In 2019, the over-65 age group is the fastest growing demographic. In fact, by 2050, the number of people over 80 years old is predicted to triple from 143 million in 2019 to 426 million in 2050. With fewer couples deciding to have children, this means a huge shift in the population — and therefore big changes in shopping trends.
This worldwide aging population forecasts changes in the retail sector, and businesses need to adapt to keep up with this demand. Not only is this demographic growing, but the over 60s are getting more and more active. With improved care and medical assistance, people are not only living longer, but living more happily! The over 60s are forecasted to have a global spending power of $15 trillion by 2020, and with many of them identifying shopping as a preferred social activity, they are a market we need to cater for. So, how can we tap into this market? And once we’ve got the attention of the over 60s, how can we make their shopping experience as enjoyable and accessible as possible? Join Sheffield Stairlift Supplier as they delve into the ways that businesses are becoming more elderly-friendly…
How can businesses become more accessible?
There are many ways that you can adapt your business to suit an aging customer base. From product design, to shop lighting, there are multiple adjustments that will make a world of difference for thes shoppers’ experience. Here are some areas to focus on.
Shop layout and location
Many older adults identified a desire to shop at locally owned shops, closer to home. As shopping is a leisure activity for this group as well as a necessity, the social aspect should be a big focus. Local shops closer to residential areas are likely to have a high success rate with this demographic, as they will create a stronger sense of community between shoppers.
Shops closer to residential areas will also be much easier to access for an age group that is likely to contain a higher number of non-drivers.
The layout of your shop is another major thing to consider. To cater to these customers, accessibly is of great importance. If your shop has multiple floors for example, consider installing a curved or straight stairlift as well as plenty of seating areas for those customers who will need a breather. Accessible bathrooms are also of utmost importance.
Non-slip floors and matte surfaces have also been installed by many accessible shops. It is best to take any opportunity to make your customers feel safer and more at ease! Lighting is another consideration; senior shoppers can require light up to five times brighter than younger people in order to comfortably read labels and packaging. An example of a shop that has carefully considered this is Seniority, an elderly wellness retailer in Pune, India. This shop features lighting that gradually transitions between the exterior and interior of the shop, giving customers’ eyes more time to comfortably adjust.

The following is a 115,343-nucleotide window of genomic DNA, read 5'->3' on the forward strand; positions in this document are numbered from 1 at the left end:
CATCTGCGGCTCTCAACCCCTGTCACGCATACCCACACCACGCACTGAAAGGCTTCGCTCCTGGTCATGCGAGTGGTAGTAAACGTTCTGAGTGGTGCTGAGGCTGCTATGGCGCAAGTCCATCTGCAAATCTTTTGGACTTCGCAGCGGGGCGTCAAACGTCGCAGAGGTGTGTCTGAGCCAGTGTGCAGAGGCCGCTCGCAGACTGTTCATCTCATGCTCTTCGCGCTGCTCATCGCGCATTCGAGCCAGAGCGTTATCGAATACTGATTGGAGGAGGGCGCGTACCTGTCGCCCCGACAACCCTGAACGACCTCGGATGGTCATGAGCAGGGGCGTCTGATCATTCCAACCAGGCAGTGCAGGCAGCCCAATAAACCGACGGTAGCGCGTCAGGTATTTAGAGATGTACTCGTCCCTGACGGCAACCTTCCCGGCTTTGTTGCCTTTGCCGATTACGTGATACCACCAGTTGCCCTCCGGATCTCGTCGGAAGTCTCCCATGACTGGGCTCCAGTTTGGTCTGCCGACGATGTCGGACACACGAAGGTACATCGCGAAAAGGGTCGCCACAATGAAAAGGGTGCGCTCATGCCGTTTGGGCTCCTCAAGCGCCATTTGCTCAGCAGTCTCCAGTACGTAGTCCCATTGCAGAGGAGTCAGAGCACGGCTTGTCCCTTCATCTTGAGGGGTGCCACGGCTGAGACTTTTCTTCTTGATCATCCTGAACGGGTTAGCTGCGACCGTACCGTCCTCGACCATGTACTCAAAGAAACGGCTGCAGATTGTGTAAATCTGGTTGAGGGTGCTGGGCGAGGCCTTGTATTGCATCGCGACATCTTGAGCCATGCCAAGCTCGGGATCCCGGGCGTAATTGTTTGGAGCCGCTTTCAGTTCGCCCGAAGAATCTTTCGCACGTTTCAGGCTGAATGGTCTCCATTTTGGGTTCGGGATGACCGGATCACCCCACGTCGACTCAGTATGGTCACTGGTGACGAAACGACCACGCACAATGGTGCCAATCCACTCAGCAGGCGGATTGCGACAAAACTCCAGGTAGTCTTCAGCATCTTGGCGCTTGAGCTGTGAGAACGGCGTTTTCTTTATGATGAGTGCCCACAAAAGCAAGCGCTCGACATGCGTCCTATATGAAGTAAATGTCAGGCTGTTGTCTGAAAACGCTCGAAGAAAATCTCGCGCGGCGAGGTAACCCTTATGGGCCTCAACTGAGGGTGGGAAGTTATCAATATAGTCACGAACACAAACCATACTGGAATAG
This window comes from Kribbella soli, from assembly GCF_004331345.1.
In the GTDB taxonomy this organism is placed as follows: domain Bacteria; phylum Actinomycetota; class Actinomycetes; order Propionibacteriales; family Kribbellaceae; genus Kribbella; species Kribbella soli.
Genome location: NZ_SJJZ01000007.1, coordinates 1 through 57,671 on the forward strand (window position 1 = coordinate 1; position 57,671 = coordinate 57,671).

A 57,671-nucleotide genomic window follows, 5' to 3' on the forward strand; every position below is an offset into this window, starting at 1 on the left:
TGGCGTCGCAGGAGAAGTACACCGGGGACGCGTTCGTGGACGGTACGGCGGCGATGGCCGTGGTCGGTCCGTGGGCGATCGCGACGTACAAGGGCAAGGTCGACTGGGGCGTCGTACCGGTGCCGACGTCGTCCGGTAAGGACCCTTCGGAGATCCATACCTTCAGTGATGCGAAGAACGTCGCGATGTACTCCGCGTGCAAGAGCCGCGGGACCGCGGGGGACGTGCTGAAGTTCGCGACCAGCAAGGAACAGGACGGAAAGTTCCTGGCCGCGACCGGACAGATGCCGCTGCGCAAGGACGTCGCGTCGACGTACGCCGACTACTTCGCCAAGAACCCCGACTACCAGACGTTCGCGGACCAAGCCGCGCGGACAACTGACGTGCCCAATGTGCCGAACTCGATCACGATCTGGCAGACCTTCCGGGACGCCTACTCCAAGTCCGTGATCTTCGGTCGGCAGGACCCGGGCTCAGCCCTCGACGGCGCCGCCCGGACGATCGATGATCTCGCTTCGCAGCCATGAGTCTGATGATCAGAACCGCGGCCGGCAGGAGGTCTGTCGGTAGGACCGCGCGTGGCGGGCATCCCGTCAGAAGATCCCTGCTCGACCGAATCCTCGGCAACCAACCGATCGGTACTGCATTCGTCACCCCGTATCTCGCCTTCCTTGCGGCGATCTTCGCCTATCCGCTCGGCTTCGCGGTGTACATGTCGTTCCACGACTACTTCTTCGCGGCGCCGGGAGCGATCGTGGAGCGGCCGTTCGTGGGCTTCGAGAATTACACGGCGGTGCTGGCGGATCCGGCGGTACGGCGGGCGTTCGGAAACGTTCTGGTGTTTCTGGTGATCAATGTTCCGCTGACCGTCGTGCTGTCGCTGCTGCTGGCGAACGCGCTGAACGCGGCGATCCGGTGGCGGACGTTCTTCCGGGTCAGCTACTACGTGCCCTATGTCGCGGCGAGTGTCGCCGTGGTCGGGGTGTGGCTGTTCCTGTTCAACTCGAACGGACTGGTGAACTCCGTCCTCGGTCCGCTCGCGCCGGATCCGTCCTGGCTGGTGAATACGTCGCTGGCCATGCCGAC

The Keio department store in Japan is another business that has responded well to its aging customer base and adjusted its layout accordingly. After discovering that 70% of its customers were over 50, the design of the shop floor was organized by colour, price and size, rather than brand. Making the shopping experience easier to understand and enjoy for older people.
Packaging and design
In a 2013 survey, 52% of 60-70-year-olds admitted difficulty in reading product labels and packaging — it is clear that most designs haven’t kept up with an aging audience. In order to encourage elderly shoppers, make sure your labels, shop signs, advertisements and packing are all clear and easy to read. If you have any doubts about their readability, make sure there are always plenty of shop assistants on-hand to assist older customers.
Following on from the last point, customer service is key to making a great impression to older shoppers. In contrast to the younger demographic who statistically prefer online shopping and less face-to-face interaction, older customers seek help and social interaction while shopping. As many elderly people will see shopping as a social opportunity, make sure your shop assistants are always ready to help and offer advice to these customers.
Many retail businesses such as Sainsbury’s have recently embarked in slow shopping initiatives. First trialed in Gosforth, Newcastle, slow shopping took place every Tuesday afternoon for two hours. The scheme discourages rushing around the shops, and instead, creates a calming environment in which older customers can take their time and shop at their own pace.
Shoppers who attend this slow shopping window are greeted by employees at the shop’s entrance, and our offered assistance as they shop. In addition, chairs are put in place at the end of aisles so that customers can have regular breaks and aren’t kept on their feet for too long.
‘Relaxed lanes’ are also being trialed in Sainsbury’s around Scotland, encouraging shoppers to go at their own pace and be respectful of one another.
Shopping is one of the favourite activities of the older demographic, and our stores need to start reflecting this. A recent study conducted by the Alzheimer's Society uncovered that, of the 850,000 people living with dementia in the UK, eight out of ten named shopping as their most enjoyed activity. Sadly however, one in four have given up shopping completely in their old age. If you focus on creating a more accessible and less overwhelming retail business, this group of people will be back doing what they love, and your aging customer base will grow and grow.